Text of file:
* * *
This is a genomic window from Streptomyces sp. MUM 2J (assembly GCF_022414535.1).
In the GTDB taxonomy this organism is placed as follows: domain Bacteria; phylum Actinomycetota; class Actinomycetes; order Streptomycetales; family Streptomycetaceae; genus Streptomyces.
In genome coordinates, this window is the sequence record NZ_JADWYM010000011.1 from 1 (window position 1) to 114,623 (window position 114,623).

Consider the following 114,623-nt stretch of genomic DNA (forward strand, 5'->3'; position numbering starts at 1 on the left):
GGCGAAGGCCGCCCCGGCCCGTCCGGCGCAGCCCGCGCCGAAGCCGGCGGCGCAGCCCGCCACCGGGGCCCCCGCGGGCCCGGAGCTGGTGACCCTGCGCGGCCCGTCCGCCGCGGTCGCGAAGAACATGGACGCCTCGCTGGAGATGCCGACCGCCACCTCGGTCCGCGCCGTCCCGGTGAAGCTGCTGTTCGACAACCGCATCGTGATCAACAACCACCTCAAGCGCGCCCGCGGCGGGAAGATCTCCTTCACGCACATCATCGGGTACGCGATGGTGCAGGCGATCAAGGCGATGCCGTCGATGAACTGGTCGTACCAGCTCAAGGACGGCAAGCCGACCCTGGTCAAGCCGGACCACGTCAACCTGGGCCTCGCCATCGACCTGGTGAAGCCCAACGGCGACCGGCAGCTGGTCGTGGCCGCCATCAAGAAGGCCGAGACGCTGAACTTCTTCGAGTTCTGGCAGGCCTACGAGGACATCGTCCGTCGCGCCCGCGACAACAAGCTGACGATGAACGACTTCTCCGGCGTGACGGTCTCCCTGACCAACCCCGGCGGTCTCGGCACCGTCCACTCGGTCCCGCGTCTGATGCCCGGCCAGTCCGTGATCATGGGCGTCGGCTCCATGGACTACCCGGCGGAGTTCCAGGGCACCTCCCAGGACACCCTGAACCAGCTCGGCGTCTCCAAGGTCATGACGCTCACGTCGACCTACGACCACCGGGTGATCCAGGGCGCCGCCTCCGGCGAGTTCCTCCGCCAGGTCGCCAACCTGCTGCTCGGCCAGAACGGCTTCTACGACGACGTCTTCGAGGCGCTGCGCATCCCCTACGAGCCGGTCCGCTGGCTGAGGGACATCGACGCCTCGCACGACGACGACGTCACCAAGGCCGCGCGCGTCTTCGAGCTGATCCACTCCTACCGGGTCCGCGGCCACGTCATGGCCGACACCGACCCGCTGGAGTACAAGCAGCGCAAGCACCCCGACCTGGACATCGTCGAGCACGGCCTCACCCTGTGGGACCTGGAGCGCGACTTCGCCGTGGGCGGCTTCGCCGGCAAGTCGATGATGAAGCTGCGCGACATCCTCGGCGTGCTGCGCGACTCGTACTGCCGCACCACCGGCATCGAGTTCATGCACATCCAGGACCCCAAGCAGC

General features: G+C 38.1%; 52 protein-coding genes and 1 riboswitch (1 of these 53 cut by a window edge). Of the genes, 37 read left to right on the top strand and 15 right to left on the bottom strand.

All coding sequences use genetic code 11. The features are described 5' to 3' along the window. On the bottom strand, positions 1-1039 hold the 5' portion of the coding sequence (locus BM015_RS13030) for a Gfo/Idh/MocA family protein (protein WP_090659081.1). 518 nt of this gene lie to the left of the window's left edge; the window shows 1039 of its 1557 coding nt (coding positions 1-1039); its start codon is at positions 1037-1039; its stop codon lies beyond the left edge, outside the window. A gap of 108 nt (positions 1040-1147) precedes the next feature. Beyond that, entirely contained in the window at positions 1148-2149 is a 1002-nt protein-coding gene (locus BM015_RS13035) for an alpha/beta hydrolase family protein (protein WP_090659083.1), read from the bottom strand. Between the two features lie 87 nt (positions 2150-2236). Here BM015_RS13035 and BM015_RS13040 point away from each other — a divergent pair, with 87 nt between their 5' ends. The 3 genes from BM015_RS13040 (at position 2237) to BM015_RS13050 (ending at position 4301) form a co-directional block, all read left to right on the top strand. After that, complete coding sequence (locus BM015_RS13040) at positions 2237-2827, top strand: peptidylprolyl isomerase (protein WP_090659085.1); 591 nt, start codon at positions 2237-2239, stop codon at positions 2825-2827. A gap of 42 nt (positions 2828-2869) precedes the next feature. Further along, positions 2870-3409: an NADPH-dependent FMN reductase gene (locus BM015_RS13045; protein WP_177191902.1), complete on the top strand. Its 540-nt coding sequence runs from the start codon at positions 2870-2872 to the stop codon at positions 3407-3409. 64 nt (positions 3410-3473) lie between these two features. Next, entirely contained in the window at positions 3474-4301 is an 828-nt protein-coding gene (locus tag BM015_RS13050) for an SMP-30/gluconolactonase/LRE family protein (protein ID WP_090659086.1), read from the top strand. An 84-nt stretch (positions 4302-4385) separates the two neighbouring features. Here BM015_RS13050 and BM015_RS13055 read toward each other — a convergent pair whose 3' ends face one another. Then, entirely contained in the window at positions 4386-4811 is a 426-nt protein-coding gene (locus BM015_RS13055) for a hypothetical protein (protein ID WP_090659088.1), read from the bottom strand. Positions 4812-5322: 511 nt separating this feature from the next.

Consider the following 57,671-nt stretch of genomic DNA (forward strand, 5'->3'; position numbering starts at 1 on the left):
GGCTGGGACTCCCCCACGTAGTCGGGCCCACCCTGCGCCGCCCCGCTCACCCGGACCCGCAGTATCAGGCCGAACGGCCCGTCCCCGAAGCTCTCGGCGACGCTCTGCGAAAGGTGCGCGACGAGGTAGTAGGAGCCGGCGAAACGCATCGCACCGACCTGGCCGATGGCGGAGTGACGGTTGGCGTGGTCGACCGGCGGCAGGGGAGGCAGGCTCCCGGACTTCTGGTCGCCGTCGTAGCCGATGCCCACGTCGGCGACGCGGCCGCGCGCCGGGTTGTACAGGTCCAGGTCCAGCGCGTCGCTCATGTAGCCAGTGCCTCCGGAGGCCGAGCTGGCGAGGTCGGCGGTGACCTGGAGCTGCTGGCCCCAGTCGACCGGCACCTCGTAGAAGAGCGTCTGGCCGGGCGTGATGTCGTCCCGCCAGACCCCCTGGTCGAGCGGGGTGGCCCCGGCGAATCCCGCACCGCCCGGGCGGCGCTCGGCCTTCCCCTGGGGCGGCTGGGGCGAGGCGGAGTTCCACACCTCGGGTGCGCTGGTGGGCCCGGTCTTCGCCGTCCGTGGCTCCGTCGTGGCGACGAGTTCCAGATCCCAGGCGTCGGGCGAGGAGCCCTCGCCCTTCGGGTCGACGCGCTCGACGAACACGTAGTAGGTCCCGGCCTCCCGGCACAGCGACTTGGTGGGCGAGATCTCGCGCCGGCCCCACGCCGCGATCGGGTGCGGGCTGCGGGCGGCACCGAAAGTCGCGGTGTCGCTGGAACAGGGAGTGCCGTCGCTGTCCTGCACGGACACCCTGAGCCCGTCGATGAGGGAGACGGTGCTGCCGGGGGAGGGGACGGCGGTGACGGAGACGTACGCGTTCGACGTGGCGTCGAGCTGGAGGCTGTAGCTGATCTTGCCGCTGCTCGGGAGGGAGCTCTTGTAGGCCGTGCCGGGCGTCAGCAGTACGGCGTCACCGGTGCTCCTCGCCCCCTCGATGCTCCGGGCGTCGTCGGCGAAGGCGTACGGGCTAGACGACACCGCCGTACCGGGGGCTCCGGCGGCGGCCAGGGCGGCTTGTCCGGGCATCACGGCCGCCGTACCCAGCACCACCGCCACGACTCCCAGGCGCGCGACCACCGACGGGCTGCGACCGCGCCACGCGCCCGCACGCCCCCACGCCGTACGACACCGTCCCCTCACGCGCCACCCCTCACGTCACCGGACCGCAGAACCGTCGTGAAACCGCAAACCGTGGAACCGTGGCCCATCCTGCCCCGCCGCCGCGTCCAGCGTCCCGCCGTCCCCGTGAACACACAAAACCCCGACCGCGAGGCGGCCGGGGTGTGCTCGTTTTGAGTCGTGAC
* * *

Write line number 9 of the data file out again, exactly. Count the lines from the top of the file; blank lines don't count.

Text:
GGCTGGGACTCCCCCACGTAGTCGGGCCCACCCTGCGCCGCCCCGCTCACCCGGACCCGCAGTATCAGGCCGAACGGCCCGTCCCCGAAGCTCTCGGCGACGCTCTGCGAAAGGTGCGCGACGAGGTAGTAGGAGCCGGCGAAACGCATCGCACCGACCTGGCCGATGGCGGAGTGACGGTTGGCGTGGTCGACCGGCGGCAGGGGAGGCAGGCTCCCGGACTTCTGGTCGCCGTCGTAGCCGATGCCCACGTCGGCGACGCGGCCGCGCGCCGGGTTGTACAGGTCCAGGTCCAGCGCGTCGCTCATGTAGCCAGTGCCTCCGGAGGCCGAGCTGGCGAGGTCGGCGGTGACCTGGAGCTGCTGGCCCCAGTCGACCGGCACCTCGTAGAAGAGCGTCTGGCCGGGCGTGATGTCGTCCCGCCAGACCCCCTGGTCGAGCGGGGTGGCCCCGGCGAATCCCGCACCGCCCGGGCGGCGCTCGGCCTTCCCCTGGGGCGGCTGGGGCGAGGCGGAGTTCCACACCTCGGGTGCGCTGGTGGGCCCGGTCTTCGCCGTCCGTGGCTCCGTCGTGGCGACGAGTTCCAGATCCCAGGCGTCGGGCGAGGAGCCCTCGCCCTTCGGGTCGACGCGCTCGACGAACACGTAGTAGGTCCCGGCCTCCCGGCACAGCGACTTGGTGGGCGAGATCTCGCGCCGGCCCCACGCCGCGATCGGGTGCGGGCTGCGGGCGGCACCGAAAGTCGCGGTGTCGCTGGAACAGGGAGTGCCGTCGCTGTCCTGCACGGACACCCTGAGCCCGTCGATGAGGGAGACGGTGCTGCCGGGGGAGGGGACGGCGGTGACGGAGACGTACGCGTTCGACGTGGCGTCGAGCTGGAGGCTGTAGCTGATCTTGCCGCTGCTCGGGAGGGAGCTCTTGTAGGCCGTGCCGGGCGTCAGCAGTACGGCGTCACCGGTGCTCCTCGCCCCCTCGATGCTCCGGGCGTCGTCGGCGAAGGCGTACGGGCTAGACGACACCGCCGTACCGGGGGCTCCGGCGGCGGCCAGGGCGGCTTGTCCGGGCATCACGGCCGCCGTACCCAGCACCACCGCCACGACTCCCAGGCGCGCGACCACCGACGGGCTGCGACCGCGCCACGCGCCCGCACGCCCCCACGCCGTACGACACCGTCCCCTCACGCGCCACCCCTCACGTCACCGGACCGCAGAACCGTCGTGAAACCGCAAACCGTGGAACCGTGGCCCATCCTGCCCCGCCGCCGCGTCCAGCGTCCCGCCGTCCCCGTGAACACACAAAACCCCGACCGCGAGGCGGCCGGGGTGTGCTCGTTTTGAGTCGTGAC